SwiftUI: User Interface Construction | Amos Gyamfi | Skillshare

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SwiftUI: User Interface Construction

teacher avatar Amos Gyamfi, Designing UI, Animations & Interactions

Watch this class and thousands more

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Taught by industry leaders & working professionals
Topics include illustration, design, photography, and more

Watch this class and thousands more

Get unlimited access to every class
Taught by industry leaders & working professionals
Topics include illustration, design, photography, and more

Lessons in This Class

11 Lessons (55m)
    • 1. Introduction to SwiftUI: User Interface Construction

      0:46
    • 2. Tour of the project

      1:11
    • 3. Measuring interface elements and getting color values using Zeplin

      2:29
    • 4. Creating the topbar using SF Symbols and text views

      5:10
    • 5. How to use the visual color picker in Xcode (SwiftUI) 

      2:40
    • 6. How to create an activity/progress ring

      9:09
    • 7. Creating the summary screen

      9:53
    • 8. Creating the graph structure

      6:40
    • 9. How to draw a line graph

      5:16
    • 10. How to create a seamless gradient 

      3:29
    • 11. Project 2: Creating Alarm Screen Using

      7:47
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About This Class

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Welcome to the SwiftUI: User Interface Construction Class. In this class, students will learn how to design an iOS user interface using SwiftUI. The class involves recreating the beautiful but simple StepsApp's steps activity summary screen.

What will you learn from this class?

There are four screens to design in this class, a screen that contains all the other three screens, an activity ring screen, an activity summary screen, and an activity summary graph. At the end of this class, students will be able to:

  • Compose individual small views into a large one screen view.
  • Use parent containers such as VStack, HStack, and ZStack with confidence
  • Style interface elements using the Xcode color picker
  • Know how to use SF Symbols
  • Know how to exact dimensions and colors of interface elements using Zeplin, before they are recreated in SwiftUI
  • Kow how to draw and design activity/ progress rings in SwiftUI
  • Understand how trimming and stroke work in SwiftUI
  • Draw a line graph using the path in SwiftUI
  • Apply a seamless gradient fill to the peak of a line graph. 
  • understand the tips, tricks, and techniques in designing user interfaces with SwiftUI, Sketch, and Zeplin. 

Contents

  1. Introduction to SwiftUI: User Interface Construction
  2. Tour of the project
  3. Measuring interface elements and getting color values using Zeplin
  4. Creating topbar using SF Symbols and text views
  5. How to use the visual color picker in Xcode (SwiftUI) 
  6. How to create an activity/progress ring
  7. Creating the summary screen
  8. Creating the graph structure
  9. How to draw a line graph
  10. How to create a seamless gradient 

Meet Your Teacher

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Amos Gyamfi

Designing UI, Animations & Interactions

Teacher

I am teaching how to design iOS interfaces and animations using SwiftUI. 

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Transcripts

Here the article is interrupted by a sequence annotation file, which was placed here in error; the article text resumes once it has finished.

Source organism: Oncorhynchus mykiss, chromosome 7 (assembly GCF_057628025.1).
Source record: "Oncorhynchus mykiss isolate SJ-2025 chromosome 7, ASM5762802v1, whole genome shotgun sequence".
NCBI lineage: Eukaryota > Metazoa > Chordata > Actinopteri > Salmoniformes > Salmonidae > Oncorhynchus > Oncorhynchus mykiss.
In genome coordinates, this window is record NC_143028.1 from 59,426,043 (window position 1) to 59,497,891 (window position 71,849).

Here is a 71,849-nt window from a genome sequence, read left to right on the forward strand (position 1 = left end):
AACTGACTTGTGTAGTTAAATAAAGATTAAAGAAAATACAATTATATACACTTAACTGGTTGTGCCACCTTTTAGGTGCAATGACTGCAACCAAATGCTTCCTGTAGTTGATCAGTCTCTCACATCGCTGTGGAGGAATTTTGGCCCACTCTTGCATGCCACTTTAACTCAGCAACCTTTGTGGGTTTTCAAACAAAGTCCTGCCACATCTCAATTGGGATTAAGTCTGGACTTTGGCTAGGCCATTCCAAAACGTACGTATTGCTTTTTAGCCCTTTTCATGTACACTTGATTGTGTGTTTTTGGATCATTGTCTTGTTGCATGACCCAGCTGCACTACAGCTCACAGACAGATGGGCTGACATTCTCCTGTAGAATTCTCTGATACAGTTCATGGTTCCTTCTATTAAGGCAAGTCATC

1. Introduction to SwiftUI: User Interface Construction: Hi, welcome to my course, SwiftUI: User Interface Construction. My name is Amos. In this course, we'll look at real iOS app and recreate its interface using SwiftUI, and Sketch. recreate its interface using SwiftUI, and Sketch. In this very first video, we recreate the summary screen of the Steps activity app. Over here, you will learn how to create the activity ring. The summary views using SF Symbols. Finally, you will also learn how to draw the graph using the path in SwiftUI, This class is designed for designers. We don't need to know how to write any code. I'm going to guide you on how to create this activity summary screen using SwiftUI. So let's get started. 2. Tour of the project: Hi, welcome to the first video in this course, Swift UI User Interface Construction. Before we begin designing the interface, let's look at what the project involves. You can see over here, I am now in contentView.swift and that contains all the individual screens. You can see from here. We have the navigation, the progress view. summary review and the graph. The progress view is contained in another file. We have the summary.swift that contains all the summary views. Next is the graph which contains only the graph. In contentView.swift, I have combined all the views into one screen. This user interface was first designed in Sketch. It was then recreated using SwiftUI. So see you in the next video where we are going to look at how to measure and get all the attributes of the sketch designs into Xcode. 3. Measuring interface elements and getting color values using Zeplin: Hi. In this video, we'll look at how to get the visual attributes of sketched designs into Xcode so that we can create them exactly as they are in Xcode. For example, when I press command and click on any layer in the inspector, we have the visual attributes. Over here you can see we have the width and height. When I scroll down, you can see there is also the color. Over here. We can use this method to inspect all the layers in Sketch and recruit them in SwiftUI. But the most efficient way is to use a plugin called Zeplin. I have it already installed on my laptop. But if you want to install Zeplin, you can go to zeplin.o and download the plugin and installed that. to your sketch plugins. In order to get the design from Sketch to Zeplin. I'll go to the toolbar and click plugins. You can see I have Zeplin shown over here. In order to get the design from scratch to Zeplin, you can select the individual layer which you want to get into Zeplin, or select the whole artboard. I will go to the plugins again. Go to Zeplin and export selected. That brings this window. So I'm going to click Export. I have this already exported into Zeplin. There are two ways to use Zeplin. You can use the online version. I also have Zeplin App installed on my computer that is what I'm going to use. You're can see over here, this is the same design I showed in Sketch. I have it already uploaded into Zeplin. This is the Zeplin desktop app. With the screen selected, I am going to double-click. Over here, we can select all the individual layers in the same way as I showed in Sketch, with each layer selected. When we go to the inspector on the right, you can see we have all the attributes, the color, the size of the layer. So this is going to help us in SwiftUI. In the upcoming videos, we are going to use Zeplin to measure all the individual attributes so that we can create them exactly as they are with Swift UI. So see you in the next videos. 4. Creating the topbar using SF Symbols and text views: Hi, I would like to welcome you to my course, SwiftUI, User Interface Construction. In this course, we measure user interface elements in Sketch and Zeplin and recreate them exactly how they are with SwiftUI. In this video, we are taking a look at how to create this top bar that contains the gear icon, the today text, and the share icon. Let's look at how to create that with Swift UI. In Xcode. You can see we have this VStack. This is the parent container containing all the items on the screen. Using the VStack, we arrange all the elements on the screen vertically. So the VStack is the parent container for all these items. The top bar is also embedded in an HStack stock. That is that. With the HStack. We arranged the child items horizontally. That is why we have to gear icon, the today text and the share icon arranged horizontally. These two icons, the gear, and the share icon are SF Symbols. Let's look at how to add them. In the HStack, we add an image. And this first image is the settings icon, which is the gear icon. Then we have a text. That is the today text. The next is another image, which is the share icon. Let's begin with the settings or gear icon. Let's open the SF Symbols app. Let's search for gear. The one that is the same as the one we have in the design is this shape, gear shape, with that selected. Let's press Shift + Command and C to copy the name. We come to Xcode and paste. You can see from the screen, we have to gear icon. We can write the text over here, but less copy it from the design. In Zeplin, we can double-click the item and go to the inspector. click on the text to copy to clipboard. Let's come back to Xcode. Press Command and V to paste, we have the gear icon and the today text, arranged horizontally because of the HStack, the container. Next, we have the image. We can add the image. By opening the SFymbols app. With this image, we search for share icon. And the one that is the same as the one we have in the design is this one, square and arrow up. We can click and press Shift + Command and C to copy the name. We come back to Xcode and paste over here. We have all the icons and text for the top bar, arranged horizontally. If we look at the design, you can see there is this wide space between the items. We can add this space using what is called a spacer. Using the spacer, we can distribute the items horizontally or vertically due to the parent container. Since we have an HStack as the parent container, using the spacer will allow us to distribute all the items horizontally based on the available space. Let's write spacer and select from the options. So the spacer occupies the available space between the gear icon and the today and pushes the today text and the share icon to the right. We can select the spacer, press command + C to copy. After the today text. We can press Command V to paste. And that also pushes the today text, to the center. And now we have the space between the gear icon in the today text and the space between the today text and the share icon to be the same. So this is how we can use the space to distribute the items horizontally. Let's go to the design again. Here you can see this text has the size of 18. When we come to the one in Xcode, we can add a modifier to change this text to a title. Let's write .font and select the first option and write .title. And that convinced the text to a title. In the next video, we will take a look at how to create the progress ring. So see you in the next video. 5. How to use the visual color picker in Xcode (SwiftUI) : Hi, in this video, we take a look at how to use the Xcode's color picker to add color to user interface elements. So let's get started. From this design. You can see the gear icon, that is a settings icon and the share icon have green color. When we come to the icons in Xcode, you can see they are white. Let's add the foreground color to these icons so that they have the same color as those in the design. We are using the Zeplin app to get the attributes of the interface elements. We can double-click the settings icon. You can see this is the color of the icon. Let's select and copy the color by pressing Command and C. Now let's go to Xcode from here. We can use the foreground modifier to add the foreground color to the icons. Let's write .foreground. When I click anywhere on the screen, you can see the icon color has now changed to blue. But we're going to use the color picker to add this color. Let's double-click the color and delete. Now, let write color, and select from the options. Let's select the first option. Here we are going to use the color literal that will allow us to pick the color for the items. By default, we get the white color. Let's double-click the color, and that opens the color picker. We can select any of these colors. You can see from here, we have changed the color of the icon. Let's double-click again. If you want more control, we click on other and that opens the detailed color picker. With the color we copied from the design. That was this color. With the color still selected. We can come over here and paste the HEX value, like so, and press enter. And that changes the icon color to green. Like, shown in the design. Let's select the share icon also. You can see they have the same color. So in Xcode, we are going to copy and paste it over here. And the color of the share icon also changes to green. So, friends, this is how you can use the color picker in Xcode to add color to interface elements. In the next video, we are going to take a look at how to create this progress ring. See you in the next video. 6. How to create an activity/progress ring: Hi, welcome to another video of the SwiftUI: User Interface Construction course. In the previous video, I showed how to create the top bar. In this video, we take a look at how to create this activity ring. Before we start, let's look at how this is arranged in Xcode. When we take a look at the design of the activity ring, in Xcode, we can create the same thing using stacks. The parent container over here, is a ZStack. So, when we take a look at this ZStack, which ends at this point, we use that to compose the circle and the text. The text is on top of the circle. First, let us see how to create the text. When we come to the code, we can create the text using VStack. Ok. You can see over here we have the icon, this text and another text arranged vertically. We can do so by placing them in a VStack container. Let's select the icon. With that selected, you can see over here on the right, we have the attributes. This is an SF Symbol. So we are going to use the SF Symbol app. Copy the name of the symbol, and add in Xcode. Let's open the SF Symbol app. I'm going to write figure. This is the same symbol we saw in the design. With that selected, I'm going to press Shift, Command and C to copy the name I will come to Xcode and paste it over here. You can see it shows in the screen, I have already set the font to a large title to reflect that we saw in the design. The next in the VStack container is the total number of steps. We can write that over here. Or we just copy the text in Zeplin. We can click to copy to clipboard. I'll come to Xcode. And over here. This text is using a font size of 90. Next, we go to the goal. With that selected. We go to the inspector, click to copy to clipboard. We now come to Xcode, and paste it over here. With this, we have the text and icon arranged vertically due to the parent container, which is the VStack. Now that the text is created, let's look at how to add the activity ring itself. The ring is made of two parts, the inactive part and the active part. Which is green. Let's start with gray one, which is the inactive part. To create that one, we add a circle, like so, and that takes the width of the screen. Now that the circle is created, what we have to do next is to define the size of the circle. We can do that using the frame modifier. Over here. We set the width of the circle to 342 and the height to 342. So the width and height are the same. And set the alignment to the center. Or we can just remove this part which is not needed. With that still removed, the alignment is still set to the center by default. When we come to the design, you can see the inactive part has this color, which is a green color. We can add that in Xcode using the foreground modifier. Over here. I'm going to uncomment this. So you can see we have the same gray color for the activity ring, which is inactive. Now we have the circle. When we take a look at this, this is a stroke. To convert the circle into a stroke, we use the stroke modifier. And that removes the inner part of the circle. With a stroke modifier, we can use the line width to define the thickness of the stroke. Over here, it is set to 6, but we can change it to something like 12. Let's change it back to 6. Now that we have created the inactive part, let's look at how to create the active part. The active part is also a circle which is converted to a stroke. And using the trim modifier to cut half of the stroke. We can create this in the same way as we created the inactive part. First, we create a cycle. And that takes the whole width of the screen. We can use the frame modifier to define the size of the circle. So over here, we create the circle to be the same size as the inactive one. Next, we define the color of the circle by using the foreground modifier. When we come to the design. This is the color of the stroke. We can use this foreground modifier to define the color. So here we have the green color. Next, we are going to turn this into a stroke using the stroke modifier and that changes to a stroke. And this stroke has the line width of 10. This is a little bit bigger than the line width of the inactive part. Next, we have to cut part of the strok so that we have only half of the stroke left. Let's look at how the concept works in Sketch. Over here, in Sketch, we draw a circle. Using the oval tool. With that done, We go to the inspector and use the border. And uncheck the fill and change the stroke to something like 12. To trim or cut part of this circle. We select the circle and press enter to go into vector editing mode. With this done, we can go to the toolbar and click the scissors tool. With this tool, we can cut any part of the circle. We don't want. By hovering the cursor on the circle, we can click to cut the unwanted part. We can now go to the inspector and round the edges. And that is how you can cut the unwanted part of a circle or stroke in Sketch. By using the scissors tool. To do the same thing in Xcode. We use the trim modifier. Over here. We are cutting half of the circle. I can also, change this to 1/4. And with that, we get this. Or 1/5. You can see from here, we trim the stroke from the bottom. But when we look at the design, the trimmed part is on the left. So we use rotation effect to rotate the stroke to an angle of 90 with the anchor point set to the center. And with that, we have the same activity ring as shown in the design. In the next video, we are going to take a look at how to create the summary. So see you in the next video. 7. Creating the summary screen: Hi, welcome to another video of the SwiftUI: User Interface Construction course. In the previous video, we looked at how to create the activity ring. In this video, we are taking a look at how to create the summary section in Xcode. I have divided them into three screens. The first one is the progress, which consists of the activity ring. Next, we have the summary screen and then, the graph. In this video, we are taking a look at how to create the summary screen. You can see from the design, the summary is made up of three sections. Total calories, total kilometers, and the total duration. Each section is embedded in a VStack so that they are arranged vertically. You can see from here, the circles and the text are arranged vertically. The same as this section. And that also, and together we embed them in an, HStack to arrange them horizontally. So in Xcode, all the sections are embedded in this HStack. I have folded each section. Let's double-click to expand. First, we are taking a look at how to create the total calories section. We draw a circle, and use the frame modifier to define the size of the circle. When we come to the design, if I double-click the circle, You can see it has a width of 50 and a height of 50. So in Xcode, we do the same. We used the frame modifier to define the size by specifying the width as 50 and the height as 50. You can see over here, the inactive section of the circle has this color. We apply similar color in Xcode. We are using the foreground modifier to specify the color of the circle and as you can see this is converted into a stroke. So we use the stroke modifier to remove the inner part of the circle. Next, lets look at how to create the green ring. We embed the circle we just created into a ZStack so that we can put another view in front or the back of it. So we create another circle in front of the one we just created. You can see from here, the green circle also has a width of 50 and a height of 50. So we use the frame modifier to define the size. That is, the width of 50 and a height of 50. We also use the foreground color modifier to define the color and use the stroke modifier to convert it to a stroke. You can see for me, we cut half of the circle. So we're going to use the trim modifier to cut part of the circle. From here, you can see we have removed a bottom part, but we can use rotation effect in order to rotate it at an angle of 90 degrees so that it looks like the one we have in the design. Next, Let's look at how to add the icon at the center of the circle. You can see we have all the views embedded in ZStack so that we can put other views in front or the back of one another. The icon you see over here is an SF symbol. Let's look at how to add that. We are going to add that over here. So I'm going to open the SF Symbol app. Over here, We can search for flame. This is the one that we need. I can press Command, Shift, and C to copy the name. And past over here. That brings the flame icon. Now, what we have to do is to put the test below the circles. So I'm going to uncomment this part. So how do we have the text below the circle? Next, we are looking at how to create the other section, the total kilometers section. Let's uncomment this part of the code. And double-click to unfold it. We only have to circle. To create the test below it, you can see from here, all the views are also embedded in a a VStack. So to create a text below it, We going to add the text over here. In Zeplin, I can double-click and click on the text, to copy to clipboard. Let's click inside the text and press Command + V, to paste. Next, we add the icon at the center of the circle. In the same way, we added the flame icon. Let's bring the SF symbol app and search for arrow. By scrolling down, we can find the arrow we want. Let's pick this one, arrow.forward, and press Shift, Command, and C the copy the name. And that one is this image. So we paste the name over here. You can see on top of the circle is the star icon. Let's look at how to add that. We bring the SF symbol app again and search for star. The one we're looking for is star.square. By selecting it, I'll press Shift + Command and C to copy the name, and then paste it over here. You can see over here it moves on top of the circle because we hope the offset position specified. So we have the X offset to be 10 and Y offset to be -22. Let's comment the offset. You can now see it moves to the center and overlaps with the arrow icon. So we use the offset to move it to the position we want. Let's see how to add the total duration section. The total duration section is also embedded in this VStack. Let's uncomment the code and double-click this icon to unfold it. Since we have written in a VStack. This section also adds the text below the circle. From the design, We can copy the text by selecting it and clicking in the inspector to copy to clipboard. I'll click here and press command fee to paste. Next. We look at how to add the arrow at the center of the circle. That is also an SF Symbol. I'll bring the SF Symbol app and search for clock. The one we're looking for is this one. Which is an outline clock. I will press Shift, Command, and C to copy the name. This is where we have the image. I'll click here, press Command V to paste the name. So we have the icon at the center of the circle. Next, we look at how to add the star and top-right of the circle. We need to add it in the same way. We added the one for the total kilometers. We use an overlay in order to add that on top of the circle. We bring the SF Symbol app again. And search for star. We select the one we are looking for, and press Shift, Command, and C to copy its name. and paste over here. You can see we are using an overlay. We use an overlay to put a view in front of another view. And since we have to offset X property set to ten and a Y property set to -22.5. The star moves to the top of the circle. If I change the offset to 0, you can see we have it at the center of the circle. I'll press Command and Z to undo the change. When we look at the design, you can see the spaces between the sections are very wide. We can achieve the symptom by using a spacer. We have a spacer between the total calories and the total kilometers. Let's uncomment this spacer. And that pushes the content to the edges of the screen. There is also another space between the total kilometers and the total duration. Let's uncomment that as well. And that pushes the total kilometers to the center of the screen and others to the edges of the screen. We have successfully created the summary screen. In the next video, we'll take a look at how to create the graph. So see you in the next video. 8. Creating the graph structure: Hi, welcome to another video of the SwiftUI: User Interface Construction course. In the previous video, I showed how to create the summary view. In this video, we'll look at how to create the top label of the graph, the grid for the graph, and also the day, week, and month views. So let's get started. Let's start with the top label. You can see from the design the labels are arranged horizontally. We do that in SwiftUI using an HStack. You can see from here, we have the HStack. First, We create a text and embed the text in an HStack. By embedding the text in an HStack, we arrange all the child elements of the HStack in horizontal direction. In this HStack, we have Monday to Sunday. So here, we create all the text from one day to Sunday. When we look at the grid for the graph, you can see the horizontal lines and also the vertical lines. For the vertical lines, we create a rectangle, convert the rectangle to a stroke, and then repeat the rectangle a number of times. Let's see how to do that in Sketch. I will press V to bring the vector tool. Click to define a vector point and click again to define find another vector point and press escape. To let go the tool. In the inspector, I will change to something like that. With the line selected, I will go to the toolbar and click on this icon, Make grid, click and drag around to delete the ones below. I'll select both. And click on this icon. Drag to the right to repeat the lines as many times I want. So this how you can repeat elements in Sketch using the Make Grid tool. Let's see how we can do the same. In SwiftUI. We create the rectangle and convert it to a stroke using the stroke modifier. And then, use forEach to repeat as many times we want. Over here in the design, you can see we have 7 vertical lines. So here, we use a range from 0 to 7 so that we have 7 vertical lines. We do the same for the horizontal lines, we create a rectangle, use the stroke modifier to convert it to a stroke and also use the stroke style to convert the line into a dashed stroke by setting the dash value [7, 7]. And with that, we get a horizontal dash stroke. Now, let's look at how to create the day, week, and month views. You can see from the redesign, those views are arranged horizontally as well. We embed all the views in a horizontal stack, that is the HStack. First, we create the text. Let's go to the design and select the day over here in the inspector, we can click to copy to clipboard, come to the code and paste it over here. The next is the icon. Let's open the SF Symbol app and search for arrow up. The one that we need is this, arrow.circle.up.fill. With that selected, let's press Shift, Command, and C, to copy the name. And come to the code, and paste. I have used a foreground modifier to change the color to system green. That is why we have the green color. Next, we have the text, "Mont". With that selected, we go to the inspector in Zeplin, click the text to copy to clipboard. We come to the code and paste over here. From the design, you can see below the up arrow icon is also, the week button. Let's look at how to create that using a rounded rectangle and overlay. We go to the section where we have the up arrow icon. So over here we can put the week button below the up arrow icon. We do this by creating a rounded rectangle. By default, we have corner radius of 25. We can check this from your design. Let's look at the properties of the rounded rectangle. From the inspector, it has a width of 61, height of 21 and a corner radius of 10.5. So we change this from 25 to 10.5. Let's go back again and see it has a width of 61 and a height of 21. We can do the same here by adding the frame modifier and set the width to 61 and height to 21. Like that. Let us look at the color. You can see it has a gray color. Let's add the color using the foreground modifier. Let's use a system color. We can select from different types of grays. For example, systemGray6 or systemGray4. Let's leave it like that. From the design, you can see we have this week's text on top of the rounded rectangle. We can add that using an overlay. So here we are going to add the overlay modifier and the specified text as the argument. Let's go to the design again. Select the text, go to the inspector, click the text to copy to clipboard and paste over hear, in the empty string. With this, we have successfully created the top label, the grids for the graph, the day, week, and month views. In the next video, we will take a look at how to draw the graph using SwiftUI. So see you in the next video. 9. How to draw a line graph: Hi. In this video, we take a look at how to draw this beautiful line graph with this seamless gradient fill using path in SwiftUI. So let us see how this is done. We are going to draw this line graph based on a hand-drawn graph using the normal coordinate system. But before we start, we need to understand how the iOS coordinate system works by comparing that with the normal coordinate system for the hand-drawn graph. When we take a look at a normal coordinate system, as we move up, the Y values increase. And as we move from left to right. The X values increase. The iOS coordinate system starts from the top left corner of the screen. So we have the origin at the top left corner. As we move from left to right, the X coordinate increases. As we move from the top to the bottom, the Y coordinate increases. This is opposite to the normal coordinate system. In a normal coordinate system, as we move down, the Y coordinate decreases. But here in the iOS coordinate system, the Y coordinate increases. So I want to remind you, this line graph was drawn using the normal coordinate system. To achieve the same thing in iOS, we need to flip it. I'll show you how to do that. So let's get started. In Xcode, we draw the line graph using path. I have already created the path over here. As I told you before, using the path, whatever we draw, will be started from the top left corner of the screen. So here, I have used the offset to move the position of whatever we are going to draw. I have also used 2D and 3D rotation effects to flip the orientation of the graph. Let's take a look at how to draw this line graph is Sketch. I have brought the hand-drawn graph is Sketch. To trace this graph, we use the vector tool. I'm going to press V and click to define the starting vector point. I'll move the mouse to this position. Click again to create another point. I'll move to the top. Click to define another point. I'm going to repeat the same process in order to draw the graph. Since everything is done, our press Escape. To let go the tool. From the inspector, we can change the line width over here, and also click here to change the color. Let's look at how to do the same thing in SwiftUI. Over here, we need to define where we want to draw from using path.move. We create the first vector point using path.AddLine. That first point should be the same as where we moved the path to. You can see from here, with path.move, we have the X coordinate set to 20 and the Y coordinate set to -30. And over here, in path.AddLine. That is the first vector point. We have defined the X coordinate to be 20 and a Y coordinate to be -30, which is the same as path.move. If we compare this to what we just drew in Sketch, this point will be the first we have drawn, that is X, 20 and Y, -30. Next, we go to the next point, which is this vector point. So I'm going to uncomment this part of the code. And next, we go to the 3rd vector point, and that is this one. And next, we go to the 4th one, which is this. And the one that follows, which is this one. Now, we move to the one at the peak, which is this path. And the last vector point. As I said in the beginning of this video, anything we draw using the path in SwiftUI will be drawn from the top left corner of the screen. So over here, I have used offset and set the X coordinate to minus 14 and Y coordinate to minus 75 in order to move its position from the top left corner. I have also used 2D and 3D rotation effects to flip the orientation of the graph. Without 2D and 3D rotation, let's look at how the graph looks. So without 2D and 3D rotation, this is how the graph would look. I'll press Command Z to undo the change. In the next video, we will look at how to create the seamless gradient at the peak of the graph. So see you in the next video. 10. How to create a seamless gradient : Hi. In the previous video, I showed you how to draw this line graph with SwiftUI. In this video, we are taking a look at how to create the seamless gradient at the peak using Sketch and SwiftUI. Before we start, let's see how to create that in Sketch and apply the same technique in SwiftUI to draw the seamless gradient at the peak of the line graph. To create this in Sketch, we first need to copy the line graph and make a duplicate. I'll do that by pressing command and D. To make a duplicate. With the duplicate selected, I'll go to the inspector, uncheck the border and check the fill. Then press Enter to go into vector editor mode and press Escape. I'm going into the toolbar to select the scissors tool. With that selected, I'll click here to remove all the unwanted parts we don't need. So it is left with the fill at the peak. I will click the fill, and change the color from solid color to gradient. The gradient has two stops. On the top. I'm going to sample the same color, as the line graph. And at the bottom, I'm going to sample the background using the eyedropper. So this how to create the seamless gradient here inside Sketch. We can apply this same technique to create that with SwiftUI. We already have the line graph, so we make a copy by copying the whole of this. You can press Command + C to copy and paste. After that, we need to remove the stroke. So do we change it to a fill. That is what we did in Sketch. And then remove the part that we do not need. So we start from here and remove this part. So we can see from here, this starts from where we have the X value to be 255. So it starts from here. So this is the only thing you have to do. You first make a copy and then remove the part that we do not need. You can see it is from Monday to Friday. And that is the same thing so we have only 3 points left. The Friday, Saturday, and Sunday. And with the stroke removed, let's uncomment the code. You can see from the graph, we have successfully created the seamless gradient. Using the technique sketch. We copy the same line graph, remove the stroke, and apply the fill. So it is the last video in the SwiftUI: User Interface Construction course. In this course, we've looked at how to create the activity ring, the summary view, and also, the line graph with the seamless gradient. If you find this course to be useful, just subscribe to be a student. From now, I'll be creating more courses like this. Thanks for watching. 11. Project 2: Creating Alarm Screen Using : Hi, in this video, we take a look at using space and Spitzer and pattern in a region user interface elements in Swift July. So let's get started. The user interface you see on the left is the zip line up. You can use the plan to inspect interface element and recruit them exactly AS they're using Swift UI. The user interface on the right contains the swift UI code. So we are going to use the UI indiscipline up as reference for the one on the right, we are going to read the interface element in the same way as the one on the left are used as a blend to measure an inspect all the interface element and recruited them exactly as they are in Swift July. By skeleton, this button you can see on the right when we go to the Properties Inspector, this button has a width of 198 and the height of S21 points. When we double-click the one on the right, that is the Swift UI code. You can see it has the same properties as the one I showed in the zip line. You can see here it has a width of 198 and height of 61, and the same color as I showed in the xy-plane URI. Let's go to the swift UI interface and start with spacing. Spacing is used to adjust the space between child element in a container. So if you have a vista OK, the spacing will be the vertical spacing between the child elements. If you have an H stock, a stock that arranges is start content horizontally. In that case, spacing will be used to adjust the horizontal space between the child elements. Let's select this feedstock. You can see it contains the SF symbol, that is the lock icon, currentTime and debt. We're going to use spacing to artists. The vertical space between the child element, that is the lock icon, currentTime, and did the vista OK, contigs basin as parameter. Let's specify spacing of ten. You can see over here we have adjusted the vertical space between the lock icon and the current time, and between the current time and today's date. Let's widen it by entering data. You can see we now have a large vertical space. So this is how to use spacing to adjust the space between child elements in a container. We are going to change it back to ten. Next, we go to space. You can use a spacer to push child views to the edges of the apparent. Let's look at the UI and discipline up again. You can see we have a wider space from me to the alarm test, and also from this button to the Stop button. We're going to use a spacer in Swift July to achieve symptom. So between the layers on the top and the one in the middle, we're going to use a spacer. And between the layers in the middle and one at the bottom of the screen. We are also going to use a spacer. So let's identify the views in Swift UI and is used the Spitzer to push them to the edges of the apparent. When we select this vista, OK, you can see it ends over here. So soon after the pollution, we are going to add a spacer. Since discharged views are also in a vertical container. The views are pushed vertically to the edges of their parent container, which is this vista. Ok, let's look at the UI in discipline up. Again, let's also use a spacer between the snooze button on the Stop button. So let's identify the snooze button is snooze button and alarm tests are also in a vertical on Dina. After the Vedic OK, on DnaA. We're going to add the spacer. So we copy this spacer on business over here. And that pushes the alarm test and a snooze button to this center of the screen. Let's go back to the xy-plane UI. Again. You can see the space between the content and the top edge of the screen is much wider. And also between the bottom edge and the content is much wider than the one that we have in Swift July. To put a space around a content, we're going to use what is called pattern. So lets identify the parent container, hold an audit views on disk screen. Over here we have the parent container contains or diffuse on the screen by solid indivi stack, you can see we have this blue bounding box and that shows that, that is the parent container containing or diffuse. Let's press command under minus to reduce the font size. So that we're gonna see where does parent container ends. By clicking here, again, you can see it, this is where the parent container ends. So I'm going to press command and blast to increase the font size again. And scroll down. Over here, we're going to add pattern so that we get a wider space at a top edge and a bottom edge of the screen. We can add pattern to the content by using the pattern modifier. You can see we have apply a default button to the content. And the pattern is applied to both edges of the content. Top left, bottom on the right. But that is not what we want. So we can specify a parameter inside the pattern so that we apply it only to the top. What? We can do that by using 2.5th dukkha. And it applies a Vertica pattern to the top and the bottom. We're going to use a custom value. So we bring in coma and unspecified devalue. For example, you can put 50 r. Now, you can see we avoid didn't displace at a top and bottom of the screen. Let's inspect the content in discipline to get to a subspace and value. When we click on this button and move the mouse down, you're gonna see the space between the content and the bottom is 58 points. So we come to Swift URI and to change the padding value from 50 to 58. So in this video, we have few spacing, Spitzer and pattern to arrange the interface elements in Swift, you are in the same way as we have in settling.